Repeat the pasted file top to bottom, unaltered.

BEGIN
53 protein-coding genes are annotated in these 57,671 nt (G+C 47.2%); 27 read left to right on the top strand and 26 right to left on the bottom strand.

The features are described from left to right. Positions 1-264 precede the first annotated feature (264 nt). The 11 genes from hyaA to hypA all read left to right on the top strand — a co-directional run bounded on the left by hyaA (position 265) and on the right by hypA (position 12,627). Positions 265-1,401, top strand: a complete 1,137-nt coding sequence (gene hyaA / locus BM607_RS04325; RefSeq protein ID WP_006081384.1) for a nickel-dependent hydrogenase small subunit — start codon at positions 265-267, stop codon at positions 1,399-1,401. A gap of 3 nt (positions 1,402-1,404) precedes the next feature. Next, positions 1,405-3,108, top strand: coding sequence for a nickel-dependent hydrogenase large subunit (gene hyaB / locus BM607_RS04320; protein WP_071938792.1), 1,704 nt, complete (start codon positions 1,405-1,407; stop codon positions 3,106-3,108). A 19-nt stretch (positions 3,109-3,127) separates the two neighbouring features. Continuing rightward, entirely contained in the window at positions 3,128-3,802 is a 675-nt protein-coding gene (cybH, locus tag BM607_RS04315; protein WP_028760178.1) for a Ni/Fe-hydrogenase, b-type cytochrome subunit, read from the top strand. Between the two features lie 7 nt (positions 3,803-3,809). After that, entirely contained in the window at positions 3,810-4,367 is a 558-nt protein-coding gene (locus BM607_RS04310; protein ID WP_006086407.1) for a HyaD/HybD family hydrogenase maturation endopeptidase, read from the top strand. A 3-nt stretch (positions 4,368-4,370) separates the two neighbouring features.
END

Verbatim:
53 protein-coding genes are annotated in these 57,671 nt (G+C 47.2%); 27 read left to right on the top strand and 26 right to left on the bottom strand.

The features are described from left to right. Positions 1-264 precede the first annotated feature (264 nt). The 11 genes from hyaA to hypA all read left to right on the top strand — a co-directional run bounded on the left by hyaA (position 265) and on the right by hypA (position 12,627). Positions 265-1,401, top strand: a complete 1,137-nt coding sequence (gene hyaA / locus BM607_RS04325; RefSeq protein ID WP_006081384.1) for a nickel-dependent hydrogenase small subunit — start codon at positions 265-267, stop codon at positions 1,399-1,401. A gap of 3 nt (positions 1,402-1,404) precedes the next feature. Next, positions 1,405-3,108, top strand: coding sequence for a nickel-dependent hydrogenase large subunit (gene hyaB / locus BM607_RS04320; protein WP_071938792.1), 1,704 nt, complete (start codon positions 1,405-1,407; stop codon positions 3,106-3,108). A 19-nt stretch (positions 3,109-3,127) separates the two neighbouring features. Continuing rightward, entirely contained in the window at positions 3,128-3,802 is a 675-nt protein-coding gene (cybH, locus tag BM607_RS04315; protein WP_028760178.1) for a Ni/Fe-hydrogenase, b-type cytochrome subunit, read from the top strand. Between the two features lie 7 nt (positions 3,803-3,809). After that, entirely contained in the window at positions 3,810-4,367 is a 558-nt protein-coding gene (locus BM607_RS04310; protein ID WP_006086407.1) for a HyaD/HybD family hydrogenase maturation endopeptidase, read from the top strand. A 3-nt stretch (positions 4,368-4,370) separates the two neighbouring features.